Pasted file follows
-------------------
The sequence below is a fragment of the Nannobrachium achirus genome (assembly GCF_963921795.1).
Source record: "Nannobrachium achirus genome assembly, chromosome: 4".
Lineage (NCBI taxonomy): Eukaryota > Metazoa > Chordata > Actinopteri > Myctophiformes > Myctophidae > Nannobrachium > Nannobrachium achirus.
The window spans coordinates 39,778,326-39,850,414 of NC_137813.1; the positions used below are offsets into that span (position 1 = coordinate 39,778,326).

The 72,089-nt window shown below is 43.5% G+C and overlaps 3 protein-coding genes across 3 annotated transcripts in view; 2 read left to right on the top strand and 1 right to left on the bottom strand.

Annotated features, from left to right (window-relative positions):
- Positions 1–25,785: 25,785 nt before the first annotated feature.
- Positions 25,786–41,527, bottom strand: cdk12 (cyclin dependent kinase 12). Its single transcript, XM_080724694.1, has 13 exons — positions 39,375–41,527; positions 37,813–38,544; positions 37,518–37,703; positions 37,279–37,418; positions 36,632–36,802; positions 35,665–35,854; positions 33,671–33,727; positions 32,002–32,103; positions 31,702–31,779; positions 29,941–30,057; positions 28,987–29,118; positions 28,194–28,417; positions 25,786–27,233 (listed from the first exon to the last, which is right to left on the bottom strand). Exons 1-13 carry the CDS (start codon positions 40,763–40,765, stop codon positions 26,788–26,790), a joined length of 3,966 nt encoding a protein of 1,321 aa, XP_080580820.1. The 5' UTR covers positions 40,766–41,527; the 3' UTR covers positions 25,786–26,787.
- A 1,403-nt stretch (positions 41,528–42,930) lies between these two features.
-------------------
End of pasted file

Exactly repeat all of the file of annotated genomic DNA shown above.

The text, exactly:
The sequence below is a fragment of the Nannobrachium achirus genome (assembly GCF_963921795.1).
Source record: "Nannobrachium achirus genome assembly, chromosome: 4".
Lineage (NCBI taxonomy): Eukaryota > Metazoa > Chordata > Actinopteri > Myctophiformes > Myctophidae > Nannobrachium > Nannobrachium achirus.
The window spans coordinates 39,778,326-39,850,414 of NC_137813.1; the positions used below are offsets into that span (position 1 = coordinate 39,778,326).

The 72,089-nt window shown below is 43.5% G+C and overlaps 3 protein-coding genes across 3 annotated transcripts in view; 2 read left to right on the top strand and 1 right to left on the bottom strand.

Annotated features, from left to right (window-relative positions):
- Positions 1–25,785: 25,785 nt before the first annotated feature.
- Positions 25,786–41,527, bottom strand: cdk12 (cyclin dependent kinase 12). Its single transcript, XM_080724694.1, has 13 exons — positions 39,375–41,527; positions 37,813–38,544; positions 37,518–37,703; positions 37,279–37,418; positions 36,632–36,802; positions 35,665–35,854; positions 33,671–33,727; positions 32,002–32,103; positions 31,702–31,779; positions 29,941–30,057; positions 28,987–29,118; positions 28,194–28,417; positions 25,786–27,233 (listed from the first exon to the last, which is right to left on the bottom strand). Exons 1-13 carry the CDS (start codon positions 40,763–40,765, stop codon positions 26,788–26,790), a joined length of 3,966 nt encoding a protein of 1,321 aa, XP_080580820.1. The 5' UTR covers positions 40,766–41,527; the 3' UTR covers positions 25,786–26,787.
- A 1,403-nt stretch (positions 41,528–42,930) lies between these two features.